The Holy Grail is Imaginary
The ideal investment is one that pays its return as steady income every month, every quarter, every year. High-fee hedge funders lost clients a lot of money in pursuit of this impossible Holy Grail, because it is imaginary.
Insurance companies peddle false promises to clients offering “guaranteed income” with so many strings attached that the “guarantee” is just a return of principle.
The Holy Grail investment is imaginary. But math is not.
Math is Real
Most science is whatever scientists say it is. The sciences of psychology, nutrition, biology and many others have little resemblance today to the same sciences a hundred years ago.
But math is real. The best teacher in history is Richard Feynman. Richard was a Theoretical Nuclear Physicist whose no-nonsense approach literally saved the Oppenheimer project. Physics is the study of the physical world. The physical world is something you can see, touch, smell, and hear. It is not imaginary.
Math is the language used to express it.
In the world of investments, we use math to express fundamentals.
The price you pay for earnings, assets, or cash flow, expresses the value of a company when considered in context of a company’s quality and growth.
Quality companies enjoy high returns on equity and assets. Really high-quality companies have a “wide moat” protecting their profits from competitors so they can keep making high profits. Higher quality companies are worth more.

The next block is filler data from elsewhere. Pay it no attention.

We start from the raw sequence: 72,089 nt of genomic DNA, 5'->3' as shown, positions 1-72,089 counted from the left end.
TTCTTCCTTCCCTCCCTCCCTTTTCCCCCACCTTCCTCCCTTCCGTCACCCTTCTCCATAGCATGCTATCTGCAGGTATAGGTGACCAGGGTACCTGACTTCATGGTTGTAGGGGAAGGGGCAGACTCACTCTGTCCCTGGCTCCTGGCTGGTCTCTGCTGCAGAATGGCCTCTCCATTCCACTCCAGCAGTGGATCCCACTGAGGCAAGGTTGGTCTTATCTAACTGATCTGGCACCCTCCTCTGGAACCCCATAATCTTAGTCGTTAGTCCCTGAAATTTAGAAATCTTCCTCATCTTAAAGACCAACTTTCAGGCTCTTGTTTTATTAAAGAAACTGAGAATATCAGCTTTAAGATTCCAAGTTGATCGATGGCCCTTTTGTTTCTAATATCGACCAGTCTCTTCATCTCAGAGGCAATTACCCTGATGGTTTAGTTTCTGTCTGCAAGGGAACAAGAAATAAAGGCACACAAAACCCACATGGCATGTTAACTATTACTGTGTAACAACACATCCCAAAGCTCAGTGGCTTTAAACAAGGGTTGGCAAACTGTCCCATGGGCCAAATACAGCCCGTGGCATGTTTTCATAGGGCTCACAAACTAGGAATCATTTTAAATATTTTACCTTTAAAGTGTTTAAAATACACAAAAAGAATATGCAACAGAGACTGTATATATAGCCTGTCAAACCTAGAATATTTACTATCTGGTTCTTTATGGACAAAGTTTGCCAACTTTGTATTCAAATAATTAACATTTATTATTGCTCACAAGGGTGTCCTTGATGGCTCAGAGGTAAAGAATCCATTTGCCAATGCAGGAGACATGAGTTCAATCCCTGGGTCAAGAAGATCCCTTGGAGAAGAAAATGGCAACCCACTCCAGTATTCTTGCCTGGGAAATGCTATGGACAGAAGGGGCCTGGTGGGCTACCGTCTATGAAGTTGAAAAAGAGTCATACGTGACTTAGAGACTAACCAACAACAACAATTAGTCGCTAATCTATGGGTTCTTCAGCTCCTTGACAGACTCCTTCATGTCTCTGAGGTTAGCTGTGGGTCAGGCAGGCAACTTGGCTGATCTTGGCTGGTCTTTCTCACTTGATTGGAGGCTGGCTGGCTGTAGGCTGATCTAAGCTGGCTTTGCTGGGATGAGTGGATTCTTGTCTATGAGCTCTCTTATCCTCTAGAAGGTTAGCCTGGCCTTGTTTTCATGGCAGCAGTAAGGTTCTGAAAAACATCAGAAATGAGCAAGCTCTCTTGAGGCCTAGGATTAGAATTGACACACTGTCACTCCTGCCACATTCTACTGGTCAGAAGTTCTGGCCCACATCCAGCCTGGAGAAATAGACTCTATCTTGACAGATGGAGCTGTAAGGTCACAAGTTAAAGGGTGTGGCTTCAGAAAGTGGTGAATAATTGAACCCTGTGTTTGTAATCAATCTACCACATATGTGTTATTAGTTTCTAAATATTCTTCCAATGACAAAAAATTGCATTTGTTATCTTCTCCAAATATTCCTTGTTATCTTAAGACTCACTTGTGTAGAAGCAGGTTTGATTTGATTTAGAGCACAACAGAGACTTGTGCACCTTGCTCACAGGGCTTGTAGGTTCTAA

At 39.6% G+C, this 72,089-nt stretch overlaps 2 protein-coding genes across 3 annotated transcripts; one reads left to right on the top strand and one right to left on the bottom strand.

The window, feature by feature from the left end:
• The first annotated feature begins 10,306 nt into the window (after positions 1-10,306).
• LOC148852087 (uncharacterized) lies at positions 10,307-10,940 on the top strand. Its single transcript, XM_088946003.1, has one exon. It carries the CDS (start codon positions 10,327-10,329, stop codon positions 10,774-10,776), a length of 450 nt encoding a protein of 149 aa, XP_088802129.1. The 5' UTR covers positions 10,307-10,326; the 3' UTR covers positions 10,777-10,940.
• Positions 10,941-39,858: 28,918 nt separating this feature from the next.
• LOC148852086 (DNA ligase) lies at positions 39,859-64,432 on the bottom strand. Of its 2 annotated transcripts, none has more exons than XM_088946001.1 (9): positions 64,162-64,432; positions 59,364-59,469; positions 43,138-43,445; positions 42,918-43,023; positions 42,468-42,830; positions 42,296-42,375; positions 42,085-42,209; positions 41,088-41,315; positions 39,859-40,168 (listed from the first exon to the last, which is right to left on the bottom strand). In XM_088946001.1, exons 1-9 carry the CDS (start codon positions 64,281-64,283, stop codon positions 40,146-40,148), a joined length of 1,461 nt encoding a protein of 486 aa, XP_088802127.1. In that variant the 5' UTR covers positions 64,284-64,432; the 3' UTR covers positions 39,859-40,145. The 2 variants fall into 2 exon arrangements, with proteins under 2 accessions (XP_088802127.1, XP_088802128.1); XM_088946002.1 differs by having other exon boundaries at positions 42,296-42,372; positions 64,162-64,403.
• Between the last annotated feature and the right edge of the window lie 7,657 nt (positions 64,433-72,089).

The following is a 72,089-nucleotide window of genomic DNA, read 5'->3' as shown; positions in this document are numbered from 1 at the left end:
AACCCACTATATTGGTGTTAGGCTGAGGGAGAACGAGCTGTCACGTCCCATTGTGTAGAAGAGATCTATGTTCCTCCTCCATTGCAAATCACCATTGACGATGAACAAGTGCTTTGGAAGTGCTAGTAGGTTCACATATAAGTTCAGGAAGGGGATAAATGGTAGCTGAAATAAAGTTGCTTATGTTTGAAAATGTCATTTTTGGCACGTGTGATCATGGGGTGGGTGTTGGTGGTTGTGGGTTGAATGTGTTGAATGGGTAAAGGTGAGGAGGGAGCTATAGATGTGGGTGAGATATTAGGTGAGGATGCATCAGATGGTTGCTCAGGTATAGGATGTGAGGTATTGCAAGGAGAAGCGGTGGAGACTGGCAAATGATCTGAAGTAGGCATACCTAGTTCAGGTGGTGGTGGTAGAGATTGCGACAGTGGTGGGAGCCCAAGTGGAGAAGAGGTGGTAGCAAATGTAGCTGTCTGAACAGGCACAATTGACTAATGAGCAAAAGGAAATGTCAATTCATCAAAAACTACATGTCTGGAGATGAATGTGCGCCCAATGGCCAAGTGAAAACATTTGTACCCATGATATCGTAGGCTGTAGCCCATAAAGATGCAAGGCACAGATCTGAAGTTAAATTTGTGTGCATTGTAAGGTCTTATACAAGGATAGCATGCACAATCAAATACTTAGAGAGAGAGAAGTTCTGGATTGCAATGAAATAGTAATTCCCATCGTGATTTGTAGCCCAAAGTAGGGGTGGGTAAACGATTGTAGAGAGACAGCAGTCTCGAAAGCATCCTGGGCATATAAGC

Growth is how fast a company grows it earnings and sales. Great businesses steadily grow earnings and sales. Higher growing companies are worth more.
Cheap, high quality companies with good growth characteristics rarely fall in price. And when they do, they bounce back (usually quickly).
Using these mathematical fundamentals has worked well for people like Warren Buffett (and the other super investors of Graham and Doddsville), Peter Lynch (before his fund got too big), and Jean Marie Eveillard (who is unfortunately now retired from portfolio management).
The problem with most indexes (and most closet-index funds in company 401ks) is that they also contain many bad companies with bad value, quality, and growth ratios. You shouldn’t be surprised when they fall a lot, when things get tough.
From March 25, 2000 to October 12, 2002, US large stocks fell 48%, recovering in late 2006 before subsequently falling again in 2007.
From October 13, 2007 to March 9, 2009, stocks fell 55% taking until late 2012 to recover.
The rubber band broke, like a cheap one left out in the sun too long.
Given the recent run in stocks, it might be time for you to ask how this math can help your portfolio. Right now, the math favors assets your advisor is probably not talking about.
And if the rubber band snaps this time, it could mean you can’t retire. Or it just might mean you don’t have any money to leave to grandkids.